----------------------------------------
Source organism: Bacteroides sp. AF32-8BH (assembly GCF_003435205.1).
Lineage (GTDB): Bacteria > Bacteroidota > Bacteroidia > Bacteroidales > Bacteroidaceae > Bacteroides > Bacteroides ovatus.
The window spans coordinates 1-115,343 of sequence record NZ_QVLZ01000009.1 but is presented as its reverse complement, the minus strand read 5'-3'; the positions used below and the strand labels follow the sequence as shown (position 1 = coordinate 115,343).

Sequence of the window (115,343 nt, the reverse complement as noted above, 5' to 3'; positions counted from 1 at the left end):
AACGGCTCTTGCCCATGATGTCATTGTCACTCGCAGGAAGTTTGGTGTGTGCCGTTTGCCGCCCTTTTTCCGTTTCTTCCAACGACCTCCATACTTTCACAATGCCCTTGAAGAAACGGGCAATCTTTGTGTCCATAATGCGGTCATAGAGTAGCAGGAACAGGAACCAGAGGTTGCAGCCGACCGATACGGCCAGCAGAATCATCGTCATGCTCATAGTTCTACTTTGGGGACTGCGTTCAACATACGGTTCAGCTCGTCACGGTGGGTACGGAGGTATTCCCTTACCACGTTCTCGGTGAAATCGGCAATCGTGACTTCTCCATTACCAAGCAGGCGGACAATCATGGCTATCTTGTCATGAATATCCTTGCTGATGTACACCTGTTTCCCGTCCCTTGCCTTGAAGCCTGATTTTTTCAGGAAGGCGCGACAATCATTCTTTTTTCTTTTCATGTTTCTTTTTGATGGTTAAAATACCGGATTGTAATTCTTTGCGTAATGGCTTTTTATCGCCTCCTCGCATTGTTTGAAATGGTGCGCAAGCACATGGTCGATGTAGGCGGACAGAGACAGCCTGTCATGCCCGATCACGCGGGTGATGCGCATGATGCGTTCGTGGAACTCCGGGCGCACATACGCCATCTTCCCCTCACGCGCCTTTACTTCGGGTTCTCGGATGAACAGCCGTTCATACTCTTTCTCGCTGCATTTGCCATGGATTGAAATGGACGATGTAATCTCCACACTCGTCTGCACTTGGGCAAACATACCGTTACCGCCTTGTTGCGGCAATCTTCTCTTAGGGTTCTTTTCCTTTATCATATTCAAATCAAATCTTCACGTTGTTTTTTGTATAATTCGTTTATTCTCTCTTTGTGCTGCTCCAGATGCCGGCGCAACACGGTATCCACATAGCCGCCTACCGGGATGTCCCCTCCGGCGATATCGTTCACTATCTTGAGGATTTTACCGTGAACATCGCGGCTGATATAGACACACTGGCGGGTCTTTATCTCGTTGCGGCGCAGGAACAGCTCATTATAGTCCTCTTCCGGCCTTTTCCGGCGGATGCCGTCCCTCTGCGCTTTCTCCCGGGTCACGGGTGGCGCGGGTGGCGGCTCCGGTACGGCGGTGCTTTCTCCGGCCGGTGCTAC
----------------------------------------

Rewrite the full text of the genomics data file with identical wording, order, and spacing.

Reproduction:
Source organism: Bacteroides sp. AF32-8BH (assembly GCF_003435205.1).
Lineage (GTDB): Bacteria > Bacteroidota > Bacteroidia > Bacteroidales > Bacteroidaceae > Bacteroides > Bacteroides ovatus.
The window spans coordinates 1-115,343 of sequence record NZ_QVLZ01000009.1 but is presented as its reverse complement, the minus strand read 5'-3'; the positions used below and the strand labels follow the sequence as shown (position 1 = coordinate 115,343).

Sequence of the window (115,343 nt, the reverse complement as noted above, 5' to 3'; positions counted from 1 at the left end):
AACGGCTCTTGCCCATGATGTCATTGTCACTCGCAGGAAGTTTGGTGTGTGCCGTTTGCCGCCCTTTTTCCGTTTCTTCCAACGACCTCCATACTTTCACAATGCCCTTGAAGAAACGGGCAATCTTTGTGTCCATAATGCGGTCATAGAGTAGCAGGAACAGGAACCAGAGGTTGCAGCCGACCGATACGGCCAGCAGAATCATCGTCATGCTCATAGTTCTACTTTGGGGACTGCGTTCAACATACGGTTCAGCTCGTCACGGTGGGTACGGAGGTATTCCCTTACCACGTTCTCGGTGAAATCGGCAATCGTGACTTCTCCATTACCAAGCAGGCGGACAATCATGGCTATCTTGTCATGAATATCCTTGCTGATGTACACCTGTTTCCCGTCCCTTGCCTTGAAGCCTGATTTTTTCAGGAAGGCGCGACAATCATTCTTTTTTCTTTTCATGTTTCTTTTTGATGGTTAAAATACCGGATTGTAATTCTTTGCGTAATGGCTTTTTATCGCCTCCTCGCATTGTTTGAAATGGTGCGCAAGCACATGGTCGATGTAGGCGGACAGAGACAGCCTGTCATGCCCGATCACGCGGGTGATGCGCATGATGCGTTCGTGGAACTCCGGGCGCACATACGCCATCTTCCCCTCACGCGCCTTTACTTCGGGTTCTCGGATGAACAGCCGTTCATACTCTTTCTCGCTGCATTTGCCATGGATTGAAATGGACGATGTAATCTCCACACTCGTCTGCACTTGGGCAAACATACCGTTACCGCCTTGTTGCGGCAATCTTCTCTTAGGGTTCTTTTCCTTTATCATATTCAAATCAAATCTTCACGTTGTTTTTTGTATAATTCGTTTATTCTCTCTTTGTGCTGCTCCAGATGCCGGCGCAACACGGTATCCACATAGCCGCCTACCGGGATGTCCCCTCCGGCGATATCGTTCACTATCTTGAGGATTTTACCGTGAACATCGCGGCTGATATAGACACACTGGCGGGTCTTTATCTCGTTGCGGCGCAGGAACAGCTCATTATAGTCCTCTTCCGGCCTTTTCCGGCGGATGCCGTCCCTCTGCGCTTTCTCCCGGGTCACGGGTGGCGCGGGTGGCGGCTCCGGTACGGCGGTGCTTTCTCCGGCCGGTGCTAC